Washington Park is having a bit of an identity crisis.
Part of it lies in Jersey City Heights, part of it is leased to Union City, and all of it is owned by Hudson County. It currently has the attention of residents, city officials, a neighborhood association and a nonprofit organization known as the Washington Park Association (WPA).
Stretching approximately four square city blocks from Central Avenue to the South Wing Viaduct, it has four sports fields, several playgrounds, two gazebos, a dog run, and, according to Union City residents Tony Squire and Judy Stone, 51 mature Sycamore trees planted in 1932.
The trees lie in the part of the park known as Block 3, surrounded by Palisade and New York avenues, Paterson Plank Road, and Second Street.
The average life span of an American Sycamore is thought to be between 500 and 600 years.
“There is a plan to expand the baseball field in Block 3 in such a way that almost all of 51 mature trees surrounding it would be taken down,” said Stone, who is the chair of the Union City Neighborhood Association. “The open space that exists where the trees are won’t be completely obliterated, but it will be significantly reduced.”
Coming to a compromise
Union City Mayor Brian Stack said, “We are short of athletic fields, and this one will be a multipurpose field for children to play soccer, baseball, and football. There will be no more pavement in the park. It will be either porous or pavers or bluestone alongside community gardens, including a passive area, and everyone will have access to it.”
But Stone believes the city has an adequate number of fields. She said children have access to the field next to Jose Marti Freshman Academy and on top of the high school, and the preexisting field in Block 3 gets plenty of use.
“We’ve been astounded at the degree of heartfelt feeling and reverence for these mature Sycamore trees.” – Judy Stone
Two years ago the WPA caught wind of the plan to expand the baseball field, when Union City’s Open Space grant applications were reviewed. Having watched over the park since 2008, they brought their concerns to Stack and began to work together on the project.
Peter Basso of the WPA was pleased with the result, even if other members are still concerned about the trees.
“One compromise resulted in the field being shifted toward the non-residential side of the plot [toward Paterson Plank Road],” Basso said, “thus preserving the passive space on Second Street and leaving the existing old trees and tree canopy there for the residents’ enjoyment. We are very happy with this result.”
He added that the Palisade Avenue side, which currently has no trees, will be planted according to the park’s field plans. Discussions have been had about the potential for lining both sides of the avenue with flowering trees.
“In other words, while old tree canopies will come down with the field construction and we’re sad to see some of them go, new field canopies will be planted and mature over time,” Basso added.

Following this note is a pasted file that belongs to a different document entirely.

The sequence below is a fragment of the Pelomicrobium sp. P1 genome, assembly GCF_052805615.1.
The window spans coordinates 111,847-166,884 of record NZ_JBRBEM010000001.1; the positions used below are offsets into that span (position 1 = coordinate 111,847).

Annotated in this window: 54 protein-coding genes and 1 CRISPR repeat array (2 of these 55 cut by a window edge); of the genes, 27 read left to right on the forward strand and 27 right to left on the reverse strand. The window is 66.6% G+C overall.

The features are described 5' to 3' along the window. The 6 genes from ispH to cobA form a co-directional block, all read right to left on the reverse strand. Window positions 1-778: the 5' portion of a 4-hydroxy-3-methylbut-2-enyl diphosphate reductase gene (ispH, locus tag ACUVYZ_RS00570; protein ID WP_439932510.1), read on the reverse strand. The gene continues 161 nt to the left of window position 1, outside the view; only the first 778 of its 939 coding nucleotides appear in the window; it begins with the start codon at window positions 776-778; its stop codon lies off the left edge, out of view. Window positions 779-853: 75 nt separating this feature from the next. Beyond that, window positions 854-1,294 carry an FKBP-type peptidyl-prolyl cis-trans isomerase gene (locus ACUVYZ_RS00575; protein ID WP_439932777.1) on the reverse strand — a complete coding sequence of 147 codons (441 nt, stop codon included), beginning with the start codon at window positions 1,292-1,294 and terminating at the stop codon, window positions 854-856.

He also mentioned that to mitigate other environmental impacts of the field, they will incorporate an underground water collection system that will recycle water to the park.
The sycamore issue
“We’ve done an enormous amount of canvassing in the surrounding neighborhoods,” Stone said, “And we’ve been astounded at the degree of heartfelt feeling and reverence for these mature Sycamore trees. It’s enormous.”
The Sycamores along Second Street create a shady canopy over passive space that can be seen from Google Earth, and they also serve as wind breaks when storms pass over the area, Stone explained.
Squire has taken a personal inventory of the trees and has found that a few of their circumferences measure 9.5 feet, which is very rare, he said.
“The most recent information suggests that most of the trees will be removed,” Squire said, which would leave nine, but one shows signs of decay and will most likely have to be taken down.
Stack, who has already had 15 meetings about the park’s development and has worked closely with the WPA over the years during the planning stages, said that only 26 trees would be removed, and that many of them are dead.
Basso agreed with Stack.
“I’m not comfortable with Judy [Stone]’s count of the  trees because it masks the fact that a significant number of those trees need to come down regardless of construction,” Basso said, “Whether due to disease or [a utility company’s] butchering them over the years to avoid the power lines.”
The trees that are removed will be replaced by between 200 and 300 new trees and extensive landscaping along Palisade Avenue, Stack said.
“I love trees,” he added. “There are trees on every city block we pave, and the ones going into the park are not the young skinny ones, but the larger mature trees.”
“Nearby residents have been unanimously opposed to the destruction of this tree canopy,” Stone said. “It is ironic that the open space that gets used on a daily basis by children, teenagers, and their families will be removed if this project goes forward.”
“I feel the Washington Park Association’s interest is development oriented,” Stone said. “One of our main points is that there has been no public input from the residents either of Jersey City or Union City.”
Both Stack and Basso said that there will in fact be public meetings held some time in September regarding the development of the park, as many residents are on vacation in the summer.
Stack added that the park’s overhaul will require $300,000 in grant money, and is projected to begin at the end of the year.
For more information on the Union City Neighborhood Association, visit ucneighbors.net. For more information on the WPA, visit wpanj.org.
Gennarose Pope may be reached at email@example.com